• Fun fact: Teemu Selanne has the most goals against the Canucks with 32 followed by Paul Kariya and Corey Perry each with 17.
  • JT Miller, Tanner Pearson (LTIR), OEL (IR), Andrei Kuzmenko and Elias Pettersson have 6, 6, 5, 4, 4 goals against the Ducks respectively all time.
  • Fun fact: Pavel Bure has the most goals against the Ducks all time with 13 followed by Trevor Linden with 9

By the Numbers


Our beloved Canucks  (to be edited for tomorrow's game as required)

Elias "Alien" Pettersson has 4 goals, 9 assists and a plus-minus of +5 in last 10 games

J.T. Miller has 6 goals, 4 assists and a plus-minus of +7 in last 10 games ... the best plus-minus on the Canucks over last 10 games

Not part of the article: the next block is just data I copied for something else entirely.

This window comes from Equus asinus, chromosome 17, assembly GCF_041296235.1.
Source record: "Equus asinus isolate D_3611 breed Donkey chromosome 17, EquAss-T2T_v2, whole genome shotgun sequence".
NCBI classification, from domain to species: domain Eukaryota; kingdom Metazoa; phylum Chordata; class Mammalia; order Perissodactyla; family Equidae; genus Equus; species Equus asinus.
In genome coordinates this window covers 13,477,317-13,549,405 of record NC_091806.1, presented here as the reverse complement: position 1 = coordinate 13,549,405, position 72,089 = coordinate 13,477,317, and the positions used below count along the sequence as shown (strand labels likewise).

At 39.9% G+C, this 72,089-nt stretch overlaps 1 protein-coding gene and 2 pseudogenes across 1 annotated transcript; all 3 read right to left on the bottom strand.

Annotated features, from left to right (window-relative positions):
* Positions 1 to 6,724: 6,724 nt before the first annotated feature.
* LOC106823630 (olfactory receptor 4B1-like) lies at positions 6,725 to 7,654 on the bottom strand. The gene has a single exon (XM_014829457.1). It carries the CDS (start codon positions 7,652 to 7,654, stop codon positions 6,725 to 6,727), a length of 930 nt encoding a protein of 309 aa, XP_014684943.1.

Anthony Beauvillier has 3 goals, 6 assists and a plus-minus of +1 in last 10 games

Quinn Hughes has 0 goals, 7 assists and a plus-minus of +4 in the last 10 games

Brock Boeser has 2 goals, 6 assists and a plus-minus of +1 in the last 10 games


Da Ducks

Troy Terry has 6 goals, 3 assists and a plus-minus of +5 in last 10 games ... a candidate for the Flying Giraffe greatest hits highlight reel

Max Comtois has 3 goals, 3 assists and a plus-minus of +1 in last 10 games 

Max Jones has 3 goals, 3 assists and a plus-minus of +2 in last 10 games

Mason MacTavish has 3 goals, 6 assists and a plus-minus of +4 in the last 10 games

Trevor Zegras has 3 goals, 7 assists and a plus-minus of +4 in the last 10 games ... another candidate for the Flying Giraffe greatest hits highlight reel

















And the other dudes now


Giving them a larger logo as that is the only thing they will beat the Canucks in this game.